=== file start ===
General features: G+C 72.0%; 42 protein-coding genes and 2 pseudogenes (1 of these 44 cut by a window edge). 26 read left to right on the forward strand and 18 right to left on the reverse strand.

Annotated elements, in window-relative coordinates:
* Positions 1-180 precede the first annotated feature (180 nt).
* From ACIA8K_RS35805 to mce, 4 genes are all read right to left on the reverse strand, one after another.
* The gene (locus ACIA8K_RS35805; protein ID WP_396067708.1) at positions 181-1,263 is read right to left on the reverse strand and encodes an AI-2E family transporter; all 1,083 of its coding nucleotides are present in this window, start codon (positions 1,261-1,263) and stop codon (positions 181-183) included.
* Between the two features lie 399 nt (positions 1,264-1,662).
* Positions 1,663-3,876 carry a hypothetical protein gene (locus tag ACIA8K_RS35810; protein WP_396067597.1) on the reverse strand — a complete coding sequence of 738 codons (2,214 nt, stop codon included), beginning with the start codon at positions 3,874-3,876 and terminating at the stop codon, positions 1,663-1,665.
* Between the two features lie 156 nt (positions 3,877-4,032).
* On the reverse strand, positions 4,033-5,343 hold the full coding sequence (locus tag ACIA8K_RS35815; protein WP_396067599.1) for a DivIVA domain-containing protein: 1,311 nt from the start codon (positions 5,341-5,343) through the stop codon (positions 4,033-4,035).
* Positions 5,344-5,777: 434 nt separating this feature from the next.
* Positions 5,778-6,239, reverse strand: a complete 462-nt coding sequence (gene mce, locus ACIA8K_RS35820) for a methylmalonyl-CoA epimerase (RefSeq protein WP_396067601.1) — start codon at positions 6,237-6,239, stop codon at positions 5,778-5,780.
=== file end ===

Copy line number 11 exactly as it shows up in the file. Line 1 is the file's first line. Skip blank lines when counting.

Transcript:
* Positions 5,778-6,239, reverse strand: a complete 462-nt coding sequence (gene mce, locus ACIA8K_RS35820) for a methylmalonyl-CoA epimerase (RefSeq protein WP_396067601.1) — start codon at positions 6,237-6,239, stop codon at positions 5,778-5,780.